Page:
While the film follows the usual fighting tournament format with Tiger facing a seemingly endless line of opponents, each with their own unique fighting style including “The Raid” leading man Iko Uwais as it leads to the inevitable showdown with Donaka. What makes it so different is the setup for each fight, which is not the usual ring surrounded by rich invited guests cheering and sipping Champaign but often just a plain room while Donaka watches on from behind mirror glass panels or via the large TV screen in his office and essentially gives the idea that the sole reason that Donaka is doing any of this is solely so that he can have the his own live action version of “Mortal Kombat”. An idea only further reinforced by the announcement to “Fight” and even the command to “Finish Him” popping up and usually followed by a black mask wearing Donaka doing the honours when his fighters inevitably bottle it when given such a command, seemingly only happy to beat their opponent to a bloody pulp but not finish the job.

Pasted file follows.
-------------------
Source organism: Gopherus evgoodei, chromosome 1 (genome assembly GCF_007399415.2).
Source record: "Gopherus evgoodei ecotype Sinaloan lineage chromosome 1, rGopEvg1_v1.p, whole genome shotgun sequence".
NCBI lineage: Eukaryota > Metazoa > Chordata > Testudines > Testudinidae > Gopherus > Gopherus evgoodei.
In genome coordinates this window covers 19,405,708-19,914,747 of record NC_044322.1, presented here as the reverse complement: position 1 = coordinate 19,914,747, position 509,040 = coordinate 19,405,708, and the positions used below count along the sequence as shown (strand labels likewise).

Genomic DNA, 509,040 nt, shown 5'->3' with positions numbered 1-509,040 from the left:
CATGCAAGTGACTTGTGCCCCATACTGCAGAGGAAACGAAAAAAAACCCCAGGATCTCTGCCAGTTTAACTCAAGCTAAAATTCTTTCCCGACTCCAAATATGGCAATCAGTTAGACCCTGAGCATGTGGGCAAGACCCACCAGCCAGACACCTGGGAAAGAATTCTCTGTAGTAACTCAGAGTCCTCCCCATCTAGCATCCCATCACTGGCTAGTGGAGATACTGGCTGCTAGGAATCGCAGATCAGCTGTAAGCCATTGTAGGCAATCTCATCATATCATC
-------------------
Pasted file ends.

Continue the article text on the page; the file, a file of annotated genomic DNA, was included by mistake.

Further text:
Donaka though is a fascinating if at time slightly cardboard villain and one suits Reeve’s eternally laid back style, while it is an interesting change of pace to see Reeve playing a villain again, with “The Watcher” being the only other occasion that he has played anything other than a variation on his usual good guy role. Still here his chilled out style only adds to his character who maintains a zen like cool through to the end were he seems to be taking notes from the Nicolas Cage school of acting including the bear trap grin which bizarrely make an appearance while he’s having the holy hell beaten out of him by Tiger. Its unclear though if Reeve’s took on this role to further the budget or because he genuinely felt like playing the bad guy for a change of pace. Despite being nowhere near the level of Tiger Chan, their relationship off screen as Reeve’s martial arts trainer ensure that the end fight scene still works well with